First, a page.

Excerpts from "the first rough draft of history" as reported in

The Washington Post on this date in the 20th century.

Though Maya Lin's stark design for the Vietnam Veterans Memorial was initially controversial -- one critic called it a "black gash" in the ground -- her work has become one of the most popular monuments on the Mall. A bronze sculpture of three servicemen was added to the site in 1984, and another of three servicewomen in 1993. An excerpt from The Post of Nov. 14, 1982:

By Phil McCombs

Washington Post Staff Writer

Thousands of Vietnam veterans from across America marched in a grand parade down Washington's Constitution Avenue yesterday, then gathered in a vast throng on the Mall to dedicate the National Vietnam Veterans Memorial, on whose polished granite walls are etched the names of their 57,939 dead and missing comrades-in-arms.

It was a day of flags and tears and stirring music, of marching Green Berets in jungle fatigues and Gold Star Mothers in cream-colored capes. There were military color guards and high school bands playing "The Girl I Left Behind Me" and "God Bless America"; and, at noon, from an overflight of military aircraft, the roar of jet warplanes and the haunting thud of rotor blades.

"All of us can now say we are proud to be Vietnam veterans ... and I know that our country appreciates our service," Jan C. Scruggs said at the dedication ceremony. Scruggs is the wounded former specialist 4 whose dream it was to build the memorial and who headed the group that did so. "Today we see this dream is a reality. ... Let it begin the healing process and forever stand as a symbol of our national unity."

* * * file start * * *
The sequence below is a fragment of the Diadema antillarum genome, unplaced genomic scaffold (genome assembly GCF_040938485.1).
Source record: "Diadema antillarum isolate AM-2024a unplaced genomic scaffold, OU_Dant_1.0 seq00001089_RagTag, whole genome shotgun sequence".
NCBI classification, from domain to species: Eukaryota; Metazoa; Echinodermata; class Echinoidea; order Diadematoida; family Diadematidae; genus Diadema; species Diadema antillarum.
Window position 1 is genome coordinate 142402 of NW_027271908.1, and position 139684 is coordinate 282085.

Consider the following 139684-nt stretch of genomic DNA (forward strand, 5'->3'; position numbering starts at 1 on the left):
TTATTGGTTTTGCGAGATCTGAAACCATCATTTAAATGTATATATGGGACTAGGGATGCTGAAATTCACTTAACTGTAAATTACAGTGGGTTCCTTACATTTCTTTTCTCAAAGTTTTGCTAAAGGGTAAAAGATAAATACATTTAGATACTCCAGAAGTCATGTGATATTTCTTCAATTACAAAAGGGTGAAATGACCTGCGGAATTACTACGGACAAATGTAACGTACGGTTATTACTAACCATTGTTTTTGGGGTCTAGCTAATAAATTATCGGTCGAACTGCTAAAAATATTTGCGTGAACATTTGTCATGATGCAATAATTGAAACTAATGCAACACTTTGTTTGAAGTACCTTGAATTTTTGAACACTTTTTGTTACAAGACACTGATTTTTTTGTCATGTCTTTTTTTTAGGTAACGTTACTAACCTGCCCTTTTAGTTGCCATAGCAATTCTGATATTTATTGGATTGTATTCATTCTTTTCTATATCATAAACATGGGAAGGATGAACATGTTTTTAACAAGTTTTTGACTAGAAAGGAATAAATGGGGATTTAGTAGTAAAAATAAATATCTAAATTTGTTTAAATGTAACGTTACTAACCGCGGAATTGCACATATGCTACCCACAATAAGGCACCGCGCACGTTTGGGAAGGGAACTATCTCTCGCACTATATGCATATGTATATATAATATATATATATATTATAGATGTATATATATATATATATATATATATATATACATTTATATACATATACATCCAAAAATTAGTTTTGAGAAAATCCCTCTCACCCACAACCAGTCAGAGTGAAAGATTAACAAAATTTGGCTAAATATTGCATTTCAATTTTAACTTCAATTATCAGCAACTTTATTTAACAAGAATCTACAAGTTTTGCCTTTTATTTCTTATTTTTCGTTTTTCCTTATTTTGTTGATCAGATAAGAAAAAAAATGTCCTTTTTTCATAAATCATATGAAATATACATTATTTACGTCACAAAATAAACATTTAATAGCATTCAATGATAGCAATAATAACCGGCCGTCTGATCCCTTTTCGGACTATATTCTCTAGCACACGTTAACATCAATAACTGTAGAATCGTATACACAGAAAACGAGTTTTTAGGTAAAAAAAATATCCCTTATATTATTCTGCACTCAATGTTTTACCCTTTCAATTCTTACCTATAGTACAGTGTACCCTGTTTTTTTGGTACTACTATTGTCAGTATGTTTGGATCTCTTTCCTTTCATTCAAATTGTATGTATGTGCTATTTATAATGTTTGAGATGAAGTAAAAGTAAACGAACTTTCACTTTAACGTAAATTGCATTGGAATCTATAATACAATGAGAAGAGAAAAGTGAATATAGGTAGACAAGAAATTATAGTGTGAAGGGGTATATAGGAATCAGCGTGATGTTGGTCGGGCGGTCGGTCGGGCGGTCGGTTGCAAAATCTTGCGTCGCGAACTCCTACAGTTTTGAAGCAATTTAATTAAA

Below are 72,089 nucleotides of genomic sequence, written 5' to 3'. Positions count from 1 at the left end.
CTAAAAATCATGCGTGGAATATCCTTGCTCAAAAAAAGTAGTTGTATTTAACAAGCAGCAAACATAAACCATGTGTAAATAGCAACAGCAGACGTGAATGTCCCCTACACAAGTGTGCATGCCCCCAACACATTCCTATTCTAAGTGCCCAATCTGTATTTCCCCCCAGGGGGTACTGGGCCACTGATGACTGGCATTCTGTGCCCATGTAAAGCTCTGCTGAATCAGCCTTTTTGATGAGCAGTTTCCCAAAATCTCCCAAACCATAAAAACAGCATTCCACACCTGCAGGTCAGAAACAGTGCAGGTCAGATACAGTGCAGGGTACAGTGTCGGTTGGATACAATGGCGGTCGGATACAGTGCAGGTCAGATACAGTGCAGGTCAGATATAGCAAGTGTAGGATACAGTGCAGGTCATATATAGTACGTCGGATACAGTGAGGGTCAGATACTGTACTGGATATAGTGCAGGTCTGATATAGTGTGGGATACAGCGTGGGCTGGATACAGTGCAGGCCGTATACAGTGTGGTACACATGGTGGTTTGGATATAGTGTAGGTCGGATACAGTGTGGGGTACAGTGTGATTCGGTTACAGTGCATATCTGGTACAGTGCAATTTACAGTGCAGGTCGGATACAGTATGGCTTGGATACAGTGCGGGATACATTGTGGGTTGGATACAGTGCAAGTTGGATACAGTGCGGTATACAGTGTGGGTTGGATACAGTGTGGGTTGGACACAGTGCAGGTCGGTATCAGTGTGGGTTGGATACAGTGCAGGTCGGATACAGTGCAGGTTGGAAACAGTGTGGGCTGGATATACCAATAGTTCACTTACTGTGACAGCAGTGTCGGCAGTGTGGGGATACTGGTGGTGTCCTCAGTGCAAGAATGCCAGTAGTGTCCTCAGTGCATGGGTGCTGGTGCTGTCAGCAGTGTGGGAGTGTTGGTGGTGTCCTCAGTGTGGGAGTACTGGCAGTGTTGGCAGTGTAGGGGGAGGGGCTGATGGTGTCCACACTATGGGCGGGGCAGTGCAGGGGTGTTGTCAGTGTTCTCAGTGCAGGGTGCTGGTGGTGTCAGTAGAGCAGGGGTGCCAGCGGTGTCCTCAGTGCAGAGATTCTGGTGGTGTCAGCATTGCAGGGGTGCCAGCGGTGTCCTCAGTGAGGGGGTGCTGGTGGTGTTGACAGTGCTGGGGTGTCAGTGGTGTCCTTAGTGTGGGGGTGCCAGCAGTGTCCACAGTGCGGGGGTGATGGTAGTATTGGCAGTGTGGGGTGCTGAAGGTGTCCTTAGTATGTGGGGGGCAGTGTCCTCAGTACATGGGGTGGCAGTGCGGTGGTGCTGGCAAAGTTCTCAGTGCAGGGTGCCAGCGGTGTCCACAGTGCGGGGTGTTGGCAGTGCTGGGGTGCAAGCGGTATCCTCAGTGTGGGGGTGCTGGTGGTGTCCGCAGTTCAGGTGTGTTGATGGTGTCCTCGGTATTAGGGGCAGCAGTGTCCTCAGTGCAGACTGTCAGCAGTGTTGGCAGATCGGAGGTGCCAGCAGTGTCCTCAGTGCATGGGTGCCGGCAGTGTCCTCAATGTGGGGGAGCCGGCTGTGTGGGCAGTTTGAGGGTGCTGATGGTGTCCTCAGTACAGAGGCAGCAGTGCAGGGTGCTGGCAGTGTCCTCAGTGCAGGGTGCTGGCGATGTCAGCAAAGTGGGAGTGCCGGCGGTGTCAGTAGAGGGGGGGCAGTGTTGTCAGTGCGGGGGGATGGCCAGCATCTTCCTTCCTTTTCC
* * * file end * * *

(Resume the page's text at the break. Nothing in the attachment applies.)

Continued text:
Some 150,000 attended the parade and dedication despite gusty winds and temperatures in the 40s, according to a National Park Service estimate. The day's events capped a week of activities in what Scruggs and his group planned as a long-overdue "National Salute to Vietnam Veterans." Fifteen thousand veterans, many in faded uniforms, marched in the parade in ranks arranged by states and territories.

The parade's theme was "Marching Along Together Again." While there were tears at some of the music and memories, there were also cheers and applause from a crowd along the parade route that seemed to surge with patriotism. They waved small American flags, and many brought their children, bundled tightly against the wind.

Many spectators said they had no direct involvement in the Vietnam War but came to pay tribute to those who fought an unpopular war. "I felt like I owe it to the people who served," said Jim Peebles, a 26-year-old graduate student at George Washington University. "I was one of those who was not too appreciative. ... I'm sure I contributed to the national disavowal. My being here is saying, `I'm sorry for the way America was.' " ...

John Wheeler, a Vietnam veteran and chairman of the Vietnam Veterans Memorial Fund, said the memorial is another gift to America from those who died in the war. "America affirms the integrity of her fighting forces without apology or stain," said Wheeler. "The veterans who returned from Vietnam have much to offer our country in all walks of life."

This series is now in a book that can be purchased online at www.washingtonpost.com/wp-srv/national/2000/collectors.htm